Impact of bio-physical feedbacks on the tropical climate in coupled and uncoupled GCMs
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- Park, J., Kug, J., Seo, H. et al. Clim Dyn (2014) 43: 1811. doi:10.1007/s00382-013-2009-0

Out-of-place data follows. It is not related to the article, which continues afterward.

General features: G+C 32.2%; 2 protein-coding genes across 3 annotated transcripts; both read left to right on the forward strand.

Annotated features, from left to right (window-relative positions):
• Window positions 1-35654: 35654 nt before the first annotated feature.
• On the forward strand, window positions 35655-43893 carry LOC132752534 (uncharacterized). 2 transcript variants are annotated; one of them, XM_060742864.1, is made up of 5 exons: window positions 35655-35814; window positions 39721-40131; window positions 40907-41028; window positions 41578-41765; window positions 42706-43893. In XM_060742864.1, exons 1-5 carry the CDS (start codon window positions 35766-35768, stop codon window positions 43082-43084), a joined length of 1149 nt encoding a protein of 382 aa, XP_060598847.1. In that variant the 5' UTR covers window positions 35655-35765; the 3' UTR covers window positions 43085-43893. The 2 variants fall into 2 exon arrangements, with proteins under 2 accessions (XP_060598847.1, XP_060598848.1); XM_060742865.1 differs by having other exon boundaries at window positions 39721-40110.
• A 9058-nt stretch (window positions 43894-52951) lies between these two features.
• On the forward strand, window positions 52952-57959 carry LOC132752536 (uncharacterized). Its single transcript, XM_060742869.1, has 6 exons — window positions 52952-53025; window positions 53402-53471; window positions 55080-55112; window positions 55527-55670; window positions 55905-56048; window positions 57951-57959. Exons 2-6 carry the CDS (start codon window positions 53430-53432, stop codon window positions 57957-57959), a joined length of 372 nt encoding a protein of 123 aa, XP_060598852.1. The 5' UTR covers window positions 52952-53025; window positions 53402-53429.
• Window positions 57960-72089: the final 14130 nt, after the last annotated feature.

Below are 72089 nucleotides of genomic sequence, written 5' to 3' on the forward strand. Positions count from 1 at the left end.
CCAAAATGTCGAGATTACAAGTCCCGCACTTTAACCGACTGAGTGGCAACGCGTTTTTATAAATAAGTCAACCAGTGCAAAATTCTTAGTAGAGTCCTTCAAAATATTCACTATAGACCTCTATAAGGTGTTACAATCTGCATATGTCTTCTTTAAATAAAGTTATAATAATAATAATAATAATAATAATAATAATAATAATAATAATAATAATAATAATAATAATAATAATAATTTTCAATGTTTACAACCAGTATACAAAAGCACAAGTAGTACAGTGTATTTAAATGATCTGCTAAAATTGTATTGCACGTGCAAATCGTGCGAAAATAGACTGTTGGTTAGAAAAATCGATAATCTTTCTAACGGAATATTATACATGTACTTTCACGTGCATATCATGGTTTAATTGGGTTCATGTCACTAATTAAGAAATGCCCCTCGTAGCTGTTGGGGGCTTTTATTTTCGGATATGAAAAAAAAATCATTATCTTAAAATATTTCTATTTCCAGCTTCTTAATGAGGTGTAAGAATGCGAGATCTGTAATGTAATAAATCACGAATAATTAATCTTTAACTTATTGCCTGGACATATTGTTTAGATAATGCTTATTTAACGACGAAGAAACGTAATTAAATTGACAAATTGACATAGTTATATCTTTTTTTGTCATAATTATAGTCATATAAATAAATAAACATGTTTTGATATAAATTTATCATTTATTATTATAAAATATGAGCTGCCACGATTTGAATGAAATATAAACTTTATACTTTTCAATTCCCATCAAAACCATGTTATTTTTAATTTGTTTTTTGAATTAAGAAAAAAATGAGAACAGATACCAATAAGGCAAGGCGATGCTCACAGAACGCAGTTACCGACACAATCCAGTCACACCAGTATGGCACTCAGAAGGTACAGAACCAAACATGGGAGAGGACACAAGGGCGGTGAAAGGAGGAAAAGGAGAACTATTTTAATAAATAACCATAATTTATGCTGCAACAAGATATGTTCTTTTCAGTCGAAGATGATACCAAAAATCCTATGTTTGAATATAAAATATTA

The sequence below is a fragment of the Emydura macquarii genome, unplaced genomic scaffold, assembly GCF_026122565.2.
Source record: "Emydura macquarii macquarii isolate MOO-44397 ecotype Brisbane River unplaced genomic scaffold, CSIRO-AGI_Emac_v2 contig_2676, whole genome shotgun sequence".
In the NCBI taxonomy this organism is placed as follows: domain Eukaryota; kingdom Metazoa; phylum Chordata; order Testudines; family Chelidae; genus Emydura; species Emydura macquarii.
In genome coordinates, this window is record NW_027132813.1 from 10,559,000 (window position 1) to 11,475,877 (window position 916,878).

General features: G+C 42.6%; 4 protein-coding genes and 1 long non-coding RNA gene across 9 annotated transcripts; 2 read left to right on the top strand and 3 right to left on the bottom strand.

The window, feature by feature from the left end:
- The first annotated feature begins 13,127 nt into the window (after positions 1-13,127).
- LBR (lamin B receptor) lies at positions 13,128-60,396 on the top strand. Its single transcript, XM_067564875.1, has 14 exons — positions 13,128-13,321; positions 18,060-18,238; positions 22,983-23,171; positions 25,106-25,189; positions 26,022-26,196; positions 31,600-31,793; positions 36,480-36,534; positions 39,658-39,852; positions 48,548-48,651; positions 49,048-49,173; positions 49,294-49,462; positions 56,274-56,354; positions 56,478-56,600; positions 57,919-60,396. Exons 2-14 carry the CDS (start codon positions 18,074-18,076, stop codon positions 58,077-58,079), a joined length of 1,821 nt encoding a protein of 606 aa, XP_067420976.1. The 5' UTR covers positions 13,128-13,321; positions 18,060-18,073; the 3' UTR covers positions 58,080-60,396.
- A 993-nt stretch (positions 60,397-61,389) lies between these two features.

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The bio-physical feedback process between the marine ecosystem and the tropical climate system is investigated using both an ocean circulation model and a fully-coupled ocean–atmosphere circulation model, which interact with a biogeochemical model. We found that the presence of chlorophyll can have significant impact on the characteristics of the El Niño-Southern Oscillation (ENSO), including its amplitude and asymmetry, as well as on the mean state. That is, chlorophyll generally increases mean sea surface temperature (SST) due to the direct biological heating. However, SST in the eastern equatorial Pacific decreases due to the stronger indirect dynamical response to the biological effects outweighing the direct thermal response. It is demonstrated that this biologically-induced SST cooling is intensified and conveyed to other tropical-ocean basins when atmosphere–ocean coupling is taken into account. It is also found that the presence of chlorophyll affects the magnitude of ENSO by two different mechanisms; one is an amplifying effect by the mean chlorophyll, which is associated with shoaling of the mean thermocline depth, and the other is a damping effect derived from the interactively-varying chlorophyll coupled with the physical model. The atmosphere–ocean coupling reduces the biologically-induced ENSO amplifying effect through the weakening of atmospheric feedback. Lastly, there is also a biological impact on ENSO which enhances the positive skewness. This skewness change is presumably caused by the phase dependency of thermocline feedback which affects the ENSO magnitude.